The economic forecasts set forth in the presentation may not develop as predicted.

The opinions voiced in this material are for general information only and are not intended to provide or be construed as providing specific investment advice or recommendations for any individual security. All performance referenced is historical and is no guarantee of future results. All indices are unmanaged and cannot be invested into directly.

Stock investing involves risk including loss of principal.

A money market investment is not insured or guaranteed by the Federal Deposit Insurance Corporation or any other government agency. Although money markets have traditionally sought to preserve the value of your investment at $1 per share, it is possible to lose money by investing in such a fund.

Investing in foreign and emerging markets securities involves special additional risks. These risks include, but are not limited to, currency risk, political risk, and risk associated with varying accounting standards. Investing in emerging markets may accentuate these risks.

Treasury Inflation-Protected Securities (TIPS) are subject to interest rate risk and opportunity risk. If interest rates rise, the value of your bond on the secondary market will likely fall. In periods of no or low inflation, other investments, including other Treasury bonds, may perform better.

Bank loans are loans issued by below investment-grade companies for short-term funding purposes with higher yield than short-term debt and involve risk.

Because of its narrow focus, sector investing will be subject to greater volatility than investing more broadly across many sectors and companies.

Commodity-linked investments may be more volatile and less liquid than the underlying instruments or measures, and their value may be affected by the performance of the overall commodities baskets as well as weather, disease, and regulatory developments.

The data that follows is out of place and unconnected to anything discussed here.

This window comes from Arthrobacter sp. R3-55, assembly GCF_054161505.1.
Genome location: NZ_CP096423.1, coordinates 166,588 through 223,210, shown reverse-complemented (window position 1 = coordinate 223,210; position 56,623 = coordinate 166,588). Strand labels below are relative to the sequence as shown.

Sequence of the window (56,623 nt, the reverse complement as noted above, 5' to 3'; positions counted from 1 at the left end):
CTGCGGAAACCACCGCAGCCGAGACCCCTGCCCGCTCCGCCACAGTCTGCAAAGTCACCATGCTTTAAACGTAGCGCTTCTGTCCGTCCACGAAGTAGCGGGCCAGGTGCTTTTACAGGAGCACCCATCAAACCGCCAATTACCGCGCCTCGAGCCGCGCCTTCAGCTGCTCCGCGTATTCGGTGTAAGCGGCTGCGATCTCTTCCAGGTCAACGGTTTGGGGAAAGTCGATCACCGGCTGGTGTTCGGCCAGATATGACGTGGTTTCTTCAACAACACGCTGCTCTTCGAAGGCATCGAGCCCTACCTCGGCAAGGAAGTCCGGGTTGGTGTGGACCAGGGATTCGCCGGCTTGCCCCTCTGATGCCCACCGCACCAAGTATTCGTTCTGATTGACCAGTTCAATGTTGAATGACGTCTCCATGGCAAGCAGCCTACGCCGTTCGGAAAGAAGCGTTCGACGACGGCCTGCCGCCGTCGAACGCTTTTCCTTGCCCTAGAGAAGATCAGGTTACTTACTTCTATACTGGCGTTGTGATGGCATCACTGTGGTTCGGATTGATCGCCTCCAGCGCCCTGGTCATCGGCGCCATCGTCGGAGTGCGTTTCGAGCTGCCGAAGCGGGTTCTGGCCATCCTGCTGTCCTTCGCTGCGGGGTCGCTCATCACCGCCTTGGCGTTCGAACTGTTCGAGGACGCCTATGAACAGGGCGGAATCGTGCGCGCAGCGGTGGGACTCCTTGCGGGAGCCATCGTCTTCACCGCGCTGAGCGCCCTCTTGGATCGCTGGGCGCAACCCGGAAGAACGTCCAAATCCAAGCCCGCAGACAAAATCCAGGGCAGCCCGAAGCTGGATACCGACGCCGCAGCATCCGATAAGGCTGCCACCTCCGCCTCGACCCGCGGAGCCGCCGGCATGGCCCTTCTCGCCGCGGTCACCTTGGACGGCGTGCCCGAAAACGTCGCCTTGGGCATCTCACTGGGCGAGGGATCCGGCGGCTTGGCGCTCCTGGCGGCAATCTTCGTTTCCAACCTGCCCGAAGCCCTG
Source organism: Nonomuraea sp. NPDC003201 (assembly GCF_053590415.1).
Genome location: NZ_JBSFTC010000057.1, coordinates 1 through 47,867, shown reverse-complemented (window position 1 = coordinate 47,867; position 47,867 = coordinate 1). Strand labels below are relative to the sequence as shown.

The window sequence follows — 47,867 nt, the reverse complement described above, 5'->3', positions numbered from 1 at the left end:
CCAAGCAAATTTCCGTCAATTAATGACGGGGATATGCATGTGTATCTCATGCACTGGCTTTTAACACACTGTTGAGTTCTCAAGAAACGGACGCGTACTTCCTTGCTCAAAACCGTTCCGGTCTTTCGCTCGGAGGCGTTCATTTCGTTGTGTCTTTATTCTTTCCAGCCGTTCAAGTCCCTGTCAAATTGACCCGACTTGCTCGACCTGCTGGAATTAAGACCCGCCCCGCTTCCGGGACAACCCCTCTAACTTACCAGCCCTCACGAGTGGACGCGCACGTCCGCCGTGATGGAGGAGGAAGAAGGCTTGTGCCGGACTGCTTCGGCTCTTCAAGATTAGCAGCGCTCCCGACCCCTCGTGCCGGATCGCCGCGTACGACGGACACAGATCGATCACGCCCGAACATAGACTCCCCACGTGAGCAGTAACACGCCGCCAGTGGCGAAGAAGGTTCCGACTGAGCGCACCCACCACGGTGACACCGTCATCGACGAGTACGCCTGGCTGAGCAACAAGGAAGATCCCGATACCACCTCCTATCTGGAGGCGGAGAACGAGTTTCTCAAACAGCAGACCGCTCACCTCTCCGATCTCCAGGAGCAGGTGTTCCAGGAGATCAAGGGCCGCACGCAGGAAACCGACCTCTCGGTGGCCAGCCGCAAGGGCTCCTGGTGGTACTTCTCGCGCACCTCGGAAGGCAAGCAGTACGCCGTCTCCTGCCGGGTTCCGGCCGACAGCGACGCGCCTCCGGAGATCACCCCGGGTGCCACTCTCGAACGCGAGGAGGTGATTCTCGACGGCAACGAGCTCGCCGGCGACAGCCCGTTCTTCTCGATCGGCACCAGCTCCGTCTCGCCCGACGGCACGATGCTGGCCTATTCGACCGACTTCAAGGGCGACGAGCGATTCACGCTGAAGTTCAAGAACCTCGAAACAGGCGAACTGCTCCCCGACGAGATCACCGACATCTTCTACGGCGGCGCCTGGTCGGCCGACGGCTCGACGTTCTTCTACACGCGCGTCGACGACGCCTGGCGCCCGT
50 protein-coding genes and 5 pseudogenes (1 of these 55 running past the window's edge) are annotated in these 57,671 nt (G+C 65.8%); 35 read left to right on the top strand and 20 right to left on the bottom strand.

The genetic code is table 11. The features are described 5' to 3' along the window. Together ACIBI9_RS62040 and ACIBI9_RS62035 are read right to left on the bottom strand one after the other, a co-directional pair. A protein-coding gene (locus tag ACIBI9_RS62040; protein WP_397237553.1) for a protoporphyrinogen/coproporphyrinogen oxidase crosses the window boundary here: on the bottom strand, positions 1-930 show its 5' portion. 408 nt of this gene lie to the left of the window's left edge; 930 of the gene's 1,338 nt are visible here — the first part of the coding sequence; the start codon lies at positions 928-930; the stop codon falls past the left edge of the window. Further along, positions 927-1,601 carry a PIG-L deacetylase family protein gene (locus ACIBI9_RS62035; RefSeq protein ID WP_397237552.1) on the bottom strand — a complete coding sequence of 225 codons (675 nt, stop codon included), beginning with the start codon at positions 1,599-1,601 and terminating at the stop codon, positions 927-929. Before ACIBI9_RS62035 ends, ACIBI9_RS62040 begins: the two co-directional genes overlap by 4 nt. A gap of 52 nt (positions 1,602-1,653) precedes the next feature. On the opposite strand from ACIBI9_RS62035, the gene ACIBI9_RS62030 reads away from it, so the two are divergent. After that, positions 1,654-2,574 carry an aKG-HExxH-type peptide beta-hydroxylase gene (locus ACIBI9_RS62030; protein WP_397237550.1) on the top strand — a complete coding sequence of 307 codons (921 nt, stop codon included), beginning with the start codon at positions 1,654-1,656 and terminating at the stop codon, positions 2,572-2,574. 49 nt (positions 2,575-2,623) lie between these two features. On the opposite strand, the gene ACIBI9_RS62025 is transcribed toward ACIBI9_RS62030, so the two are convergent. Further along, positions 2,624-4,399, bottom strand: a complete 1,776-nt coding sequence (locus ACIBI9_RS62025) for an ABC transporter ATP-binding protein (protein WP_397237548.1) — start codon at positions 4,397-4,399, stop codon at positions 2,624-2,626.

Government bonds and Treasury bills are guaranteed by the U.S. government as to the timely payment of principal and interest and, if held to maturity, offer a fixed rate of return and fixed principal value. However, the value of fund shares is not guaranteed and will fluctuate.

Investing in foreign and emerging markets debt securities involves special additional risks. These risks include, but are not limited to, currency risk, geopolitical and regulatory risk, and risk associated with varying settlement standards.

High-yield/junk bonds are not investment-grade securities, involve substantial risks, and generally should be part of the diversified portfolio of sophisticated investors.

Municipal bonds are subject to availability, price, and to market and interest rate risk if sold prior to maturity. Bond values will decline as interest rate rise. Interest income may be subject to the alternative minimum tax. Federally tax-free but other state and local taxes may apply.

Investing in real estate/REITs involves special risks such as potential illiquidity and may not be suitable for all investors. There is no assurance that the investment objectives of this program will be attained.